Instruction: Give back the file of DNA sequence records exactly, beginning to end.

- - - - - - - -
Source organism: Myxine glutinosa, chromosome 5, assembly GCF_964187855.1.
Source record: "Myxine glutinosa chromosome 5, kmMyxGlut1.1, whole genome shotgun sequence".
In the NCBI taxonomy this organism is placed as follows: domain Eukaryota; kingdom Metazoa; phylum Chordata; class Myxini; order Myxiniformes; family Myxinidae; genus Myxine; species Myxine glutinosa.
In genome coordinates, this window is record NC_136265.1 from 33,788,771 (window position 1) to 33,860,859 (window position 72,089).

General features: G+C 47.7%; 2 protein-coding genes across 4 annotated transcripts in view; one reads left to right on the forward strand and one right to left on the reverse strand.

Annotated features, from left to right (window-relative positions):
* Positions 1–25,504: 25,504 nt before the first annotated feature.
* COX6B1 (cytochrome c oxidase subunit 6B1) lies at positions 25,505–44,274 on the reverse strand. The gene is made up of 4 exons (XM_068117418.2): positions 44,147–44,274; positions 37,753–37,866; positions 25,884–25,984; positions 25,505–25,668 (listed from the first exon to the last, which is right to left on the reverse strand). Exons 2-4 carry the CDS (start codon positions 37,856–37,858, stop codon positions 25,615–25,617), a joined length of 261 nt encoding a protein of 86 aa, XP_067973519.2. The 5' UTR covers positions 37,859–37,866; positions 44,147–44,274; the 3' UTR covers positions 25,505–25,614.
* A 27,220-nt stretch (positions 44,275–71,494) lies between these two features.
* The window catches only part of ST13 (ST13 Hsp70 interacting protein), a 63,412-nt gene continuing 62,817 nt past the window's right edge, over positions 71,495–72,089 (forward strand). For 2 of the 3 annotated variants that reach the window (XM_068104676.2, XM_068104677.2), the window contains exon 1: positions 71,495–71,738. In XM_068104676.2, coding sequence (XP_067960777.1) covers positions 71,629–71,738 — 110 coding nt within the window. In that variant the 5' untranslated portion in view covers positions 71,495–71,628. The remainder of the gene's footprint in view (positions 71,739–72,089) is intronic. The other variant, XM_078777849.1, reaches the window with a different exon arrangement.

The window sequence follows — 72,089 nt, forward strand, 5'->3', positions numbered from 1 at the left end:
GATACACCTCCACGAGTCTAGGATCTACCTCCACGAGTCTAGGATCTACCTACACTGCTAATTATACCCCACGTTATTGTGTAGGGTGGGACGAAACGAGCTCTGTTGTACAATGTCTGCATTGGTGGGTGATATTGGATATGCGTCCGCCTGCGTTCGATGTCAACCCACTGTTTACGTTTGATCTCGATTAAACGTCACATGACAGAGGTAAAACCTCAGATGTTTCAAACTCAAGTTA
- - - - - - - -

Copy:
Source organism: Myxine glutinosa, chromosome 5, assembly GCF_964187855.1.
Source record: "Myxine glutinosa chromosome 5, kmMyxGlut1.1, whole genome shotgun sequence".
In the NCBI taxonomy this organism is placed as follows: domain Eukaryota; kingdom Metazoa; phylum Chordata; class Myxini; order Myxiniformes; family Myxinidae; genus Myxine; species Myxine glutinosa.
In genome coordinates, this window is record NC_136265.1 from 33,788,771 (window position 1) to 33,860,859 (window position 72,089).

General features: G+C 47.7%; 2 protein-coding genes across 4 annotated transcripts in view; one reads left to right on the forward strand and one right to left on the reverse strand.

Annotated features, from left to right (window-relative positions):
* Positions 1–25,504: 25,504 nt before the first annotated feature.
* COX6B1 (cytochrome c oxidase subunit 6B1) lies at positions 25,505–44,274 on the reverse strand. The gene is made up of 4 exons (XM_068117418.2): positions 44,147–44,274; positions 37,753–37,866; positions 25,884–25,984; positions 25,505–25,668 (listed from the first exon to the last, which is right to left on the reverse strand). Exons 2-4 carry the CDS (start codon positions 37,856–37,858, stop codon positions 25,615–25,617), a joined length of 261 nt encoding a protein of 86 aa, XP_067973519.2. The 5' UTR covers positions 37,859–37,866; positions 44,147–44,274; the 3' UTR covers positions 25,505–25,614.
* A 27,220-nt stretch (positions 44,275–71,494) lies between these two features.
* The window catches only part of ST13 (ST13 Hsp70 interacting protein), a 63,412-nt gene continuing 62,817 nt past the window's right edge, over positions 71,495–72,089 (forward strand). For 2 of the 3 annotated variants that reach the window (XM_068104676.2, XM_068104677.2), the window contains exon 1: positions 71,495–71,738. In XM_068104676.2, coding sequence (XP_067960777.1) covers positions 71,629–71,738 — 110 coding nt within the window. In that variant the 5' untranslated portion in view covers positions 71,495–71,628. The remainder of the gene's footprint in view (positions 71,739–72,089) is intronic. The other variant, XM_078777849.1, reaches the window with a different exon arrangement.

The window sequence follows — 72,089 nt, forward strand, 5'->3', positions numbered from 1 at the left end:
GATACACCTCCACGAGTCTAGGATCTACCTCCACGAGTCTAGGATCTACCTACACTGCTAATTATACCCCACGTTATTGTGTAGGGTGGGACGAAACGAGCTCTGTTGTACAATGTCTGCATTGGTGGGTGATATTGGATATGCGTCCGCCTGCGTTCGATGTCAACCCACTGTTTACGTTTGATCTCGATTAAACGTCACATGACAGAGGTAAAACCTCAGATGTTTCAAACTCAAGTTA